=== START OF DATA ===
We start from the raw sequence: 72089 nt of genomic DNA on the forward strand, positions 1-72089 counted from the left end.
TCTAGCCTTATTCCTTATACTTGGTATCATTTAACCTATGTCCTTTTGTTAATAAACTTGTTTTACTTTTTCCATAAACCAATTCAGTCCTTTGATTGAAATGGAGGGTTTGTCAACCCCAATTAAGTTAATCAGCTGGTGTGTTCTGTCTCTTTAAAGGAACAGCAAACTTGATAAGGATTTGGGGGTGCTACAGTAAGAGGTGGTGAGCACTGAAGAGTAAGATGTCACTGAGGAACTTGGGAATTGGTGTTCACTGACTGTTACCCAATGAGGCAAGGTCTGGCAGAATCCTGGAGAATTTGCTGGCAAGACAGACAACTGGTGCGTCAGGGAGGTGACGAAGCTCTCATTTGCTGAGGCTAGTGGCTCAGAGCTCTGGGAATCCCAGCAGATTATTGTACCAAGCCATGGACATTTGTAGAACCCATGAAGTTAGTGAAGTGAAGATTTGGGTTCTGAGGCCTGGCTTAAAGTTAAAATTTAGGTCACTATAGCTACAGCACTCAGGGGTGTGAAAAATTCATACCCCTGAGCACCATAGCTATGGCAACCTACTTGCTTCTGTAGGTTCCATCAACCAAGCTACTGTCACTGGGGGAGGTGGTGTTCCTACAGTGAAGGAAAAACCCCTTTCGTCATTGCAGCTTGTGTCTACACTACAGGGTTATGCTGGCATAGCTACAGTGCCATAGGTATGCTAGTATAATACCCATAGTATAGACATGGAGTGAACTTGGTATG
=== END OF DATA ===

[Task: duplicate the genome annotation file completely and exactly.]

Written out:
We start from the raw sequence: 72089 nt of genomic DNA on the forward strand, positions 1-72089 counted from the left end.
TCTAGCCTTATTCCTTATACTTGGTATCATTTAACCTATGTCCTTTTGTTAATAAACTTGTTTTACTTTTTCCATAAACCAATTCAGTCCTTTGATTGAAATGGAGGGTTTGTCAACCCCAATTAAGTTAATCAGCTGGTGTGTTCTGTCTCTTTAAAGGAACAGCAAACTTGATAAGGATTTGGGGGTGCTACAGTAAGAGGTGGTGAGCACTGAAGAGTAAGATGTCACTGAGGAACTTGGGAATTGGTGTTCACTGACTGTTACCCAATGAGGCAAGGTCTGGCAGAATCCTGGAGAATTTGCTGGCAAGACAGACAACTGGTGCGTCAGGGAGGTGACGAAGCTCTCATTTGCTGAGGCTAGTGGCTCAGAGCTCTGGGAATCCCAGCAGATTATTGTACCAAGCCATGGACATTTGTAGAACCCATGAAGTTAGTGAAGTGAAGATTTGGGTTCTGAGGCCTGGCTTAAAGTTAAAATTTAGGTCACTATAGCTACAGCACTCAGGGGTGTGAAAAATTCATACCCCTGAGCACCATAGCTATGGCAACCTACTTGCTTCTGTAGGTTCCATCAACCAAGCTACTGTCACTGGGGGAGGTGGTGTTCCTACAGTGAAGGAAAAACCCCTTTCGTCATTGCAGCTTGTGTCTACACTACAGGGTTATGCTGGCATAGCTACAGTGCCATAGGTATGCTAGTATAATACCCATAGTATAGACATGGAGTGAACTTGGTATG